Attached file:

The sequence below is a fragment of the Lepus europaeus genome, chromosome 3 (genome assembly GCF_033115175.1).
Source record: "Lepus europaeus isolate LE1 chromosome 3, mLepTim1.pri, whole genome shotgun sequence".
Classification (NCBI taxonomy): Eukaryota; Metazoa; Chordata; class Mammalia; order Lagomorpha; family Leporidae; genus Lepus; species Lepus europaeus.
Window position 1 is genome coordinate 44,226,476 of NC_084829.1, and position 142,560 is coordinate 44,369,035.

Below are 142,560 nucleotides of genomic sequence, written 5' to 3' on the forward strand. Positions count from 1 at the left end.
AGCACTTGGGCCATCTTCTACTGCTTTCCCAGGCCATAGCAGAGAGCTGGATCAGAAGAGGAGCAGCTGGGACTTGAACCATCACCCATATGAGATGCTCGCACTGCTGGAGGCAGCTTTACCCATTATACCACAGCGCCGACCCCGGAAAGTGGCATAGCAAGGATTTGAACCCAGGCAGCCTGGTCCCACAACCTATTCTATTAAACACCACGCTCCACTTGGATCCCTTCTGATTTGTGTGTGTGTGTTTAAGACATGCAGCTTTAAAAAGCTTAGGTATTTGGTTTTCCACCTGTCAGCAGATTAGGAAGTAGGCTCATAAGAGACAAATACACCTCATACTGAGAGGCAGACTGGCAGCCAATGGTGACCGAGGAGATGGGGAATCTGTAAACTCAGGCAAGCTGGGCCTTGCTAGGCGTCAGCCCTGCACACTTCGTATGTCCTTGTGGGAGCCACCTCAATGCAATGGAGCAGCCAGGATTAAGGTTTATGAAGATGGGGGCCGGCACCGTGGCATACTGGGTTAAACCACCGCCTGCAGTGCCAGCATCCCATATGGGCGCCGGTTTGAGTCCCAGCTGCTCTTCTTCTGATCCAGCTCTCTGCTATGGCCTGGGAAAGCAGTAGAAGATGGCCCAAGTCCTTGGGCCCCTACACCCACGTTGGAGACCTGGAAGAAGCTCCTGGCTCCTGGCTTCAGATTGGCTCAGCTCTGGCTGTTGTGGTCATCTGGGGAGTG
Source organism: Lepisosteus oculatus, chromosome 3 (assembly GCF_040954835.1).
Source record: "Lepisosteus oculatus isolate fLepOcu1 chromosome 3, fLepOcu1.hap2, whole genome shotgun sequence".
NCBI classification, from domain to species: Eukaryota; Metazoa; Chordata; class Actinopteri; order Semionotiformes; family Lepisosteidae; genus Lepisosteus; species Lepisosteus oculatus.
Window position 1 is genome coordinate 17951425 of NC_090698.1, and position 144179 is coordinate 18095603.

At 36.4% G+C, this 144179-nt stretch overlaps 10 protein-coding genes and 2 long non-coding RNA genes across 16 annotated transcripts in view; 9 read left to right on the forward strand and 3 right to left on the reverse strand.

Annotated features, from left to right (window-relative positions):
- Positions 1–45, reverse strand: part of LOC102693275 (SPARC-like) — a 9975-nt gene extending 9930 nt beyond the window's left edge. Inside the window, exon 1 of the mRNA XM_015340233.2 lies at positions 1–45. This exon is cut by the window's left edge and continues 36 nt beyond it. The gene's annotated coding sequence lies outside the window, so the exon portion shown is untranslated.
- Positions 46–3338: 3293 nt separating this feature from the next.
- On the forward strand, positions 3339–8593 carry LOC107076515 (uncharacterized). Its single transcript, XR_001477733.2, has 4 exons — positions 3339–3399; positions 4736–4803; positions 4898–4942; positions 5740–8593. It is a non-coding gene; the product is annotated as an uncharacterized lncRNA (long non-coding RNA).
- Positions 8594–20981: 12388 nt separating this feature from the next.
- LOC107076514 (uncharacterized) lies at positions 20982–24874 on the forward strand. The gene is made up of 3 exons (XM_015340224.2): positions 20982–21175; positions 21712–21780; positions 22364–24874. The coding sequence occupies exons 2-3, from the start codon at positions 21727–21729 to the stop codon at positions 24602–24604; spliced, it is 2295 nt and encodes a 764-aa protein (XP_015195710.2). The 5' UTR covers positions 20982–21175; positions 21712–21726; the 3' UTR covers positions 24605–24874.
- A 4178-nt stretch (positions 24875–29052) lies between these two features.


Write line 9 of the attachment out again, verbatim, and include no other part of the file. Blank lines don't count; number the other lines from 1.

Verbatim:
NCBI classification, from domain to species: Eukaryota; Metazoa; Chordata; class Actinopteri; order Semionotiformes; family Lepisosteidae; genus Lepisosteus; species Lepisosteus oculatus.